Project Title/ID Number  Computational Reliability for Design—4132002 
Start/End Dates  10/1/02—9/30/03 
Project Leader  Joel Conte (UCSD/Faculty) 
Team Members  Yuyi Zhang (UCSD/Grad Student), Gabriel Acero (UCSD/Grad Student), Quan Gu (UCSD/Grad Student) 
Project goals and objectives  


Role of this project in supporting PEER’s vision  
This project will contribute to the development, assessment and validation of the computational tools for probabilistic and reliability analysis in OpenSees based on finite element modeling of an actual testbed bridge structure using OpenSees. This realworld application example will foster the integration of the methodologies and numerical tools developed, will naturally bring up some deficiencies and gaps in these methodologies, and thus will point the way to their refinement and completion. 

Methodology employed  
This project is based on advanced numerical modeling of the Humboldt Bay Bridge testbed structure using the PEER software framework OpenSees. Soil, foundation, and structure are all modeled using stateoftheart material models and finite elements recently developed and implemented in OpenSees by other PEER researchers. The probabilistic assessment methodology consists of integrating probabilistic seismic hazard analysis, nonlinear seismic response analysis of the bridge structurefoundationsoil system performed using OpenSees, and probabilistic capacity analysis (or fragility analysis) for various potential limitstates or failure modes. The nonlinear seismic response analysis is performed for ensembles of real ground motion records corresponding to different seismic hazard levels as defined by the surrounding seismicity and the spectral acceleration at the predominant period of the structurefoundationsoil system. Parametric investigations (sensitivity analyses) are performed around a representative model of the HBB system to assess the effects and relative importance of a number of system parameters on the bridge performance. Effects of system parameter uncertainty and modeling uncertainty on the probabilistic estimate of bridge performance are also investigated.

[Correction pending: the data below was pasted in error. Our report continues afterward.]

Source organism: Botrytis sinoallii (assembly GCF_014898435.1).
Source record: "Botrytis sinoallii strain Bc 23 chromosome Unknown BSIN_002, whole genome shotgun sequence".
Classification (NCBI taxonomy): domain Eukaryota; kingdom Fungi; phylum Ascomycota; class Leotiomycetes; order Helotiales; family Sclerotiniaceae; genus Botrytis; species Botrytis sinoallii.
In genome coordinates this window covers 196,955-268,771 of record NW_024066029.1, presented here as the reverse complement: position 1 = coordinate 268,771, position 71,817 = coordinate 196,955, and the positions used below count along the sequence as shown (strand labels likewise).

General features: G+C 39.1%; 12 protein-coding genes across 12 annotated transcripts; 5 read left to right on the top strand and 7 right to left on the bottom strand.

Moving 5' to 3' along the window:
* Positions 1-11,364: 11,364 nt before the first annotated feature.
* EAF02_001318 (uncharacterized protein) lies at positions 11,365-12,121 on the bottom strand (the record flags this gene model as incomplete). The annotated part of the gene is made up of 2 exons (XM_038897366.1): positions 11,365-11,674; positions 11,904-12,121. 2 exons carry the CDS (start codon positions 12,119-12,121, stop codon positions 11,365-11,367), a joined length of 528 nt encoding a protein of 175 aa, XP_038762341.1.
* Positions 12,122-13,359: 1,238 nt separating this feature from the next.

Brief description of past year’s accomplishments and more detail on expected Year 6 accomplishments  
The 2D nonlinear model of the bridge structurefoundationsoil system previously developed in OpenSees was augmented to include:
In collaboration with Prof. Jacobo Bielak of Carnegie Mellon, we developed a simplified yet improved method for defining the seismic excitation around the lateral and bottom boundaries of the soil region. This seismic excitation assumes vertically propagating shear waves and a linear elastic, undamped, and homogeneous semiinfinite halfspace underlying the soil region modeled in OpenSees. It is also consistent with free field (rock and soil) actual earthquake records representative of the local seismicity (seismic hazard) provided by Dr. Paul Somerville. The proposed treatment of the boundary conditions includes simple (of the Lysmer type) transmitting/absorbing boundaries, in order to incorporate the seismic excitation and limit the occurrence of spurious seismic wave reflections along the boundaries of the modeled soil medium. The proposed seismic input definition requires deconvolution of the free field soil motions provided by Somerville through an 1D equivalent linear model of the layered soil region shown in Figure 1, in order to obtain incident seismic motions at the base of the modeled soil region. The computer program SHAKE is used for this purpose and convergence problems are encountered. Ensembles of ground motions representative of the seismicity of Humboldt Bay were scaled to three hazard levels (50% in 50 years, 10% in 50 years, and 2% in 50 years) based on the 5 percent damped pseudoacceleration spectral value at the predominant frequency (1.90 Hz) of the bridge structurefoundationsoil system, see Figure 2.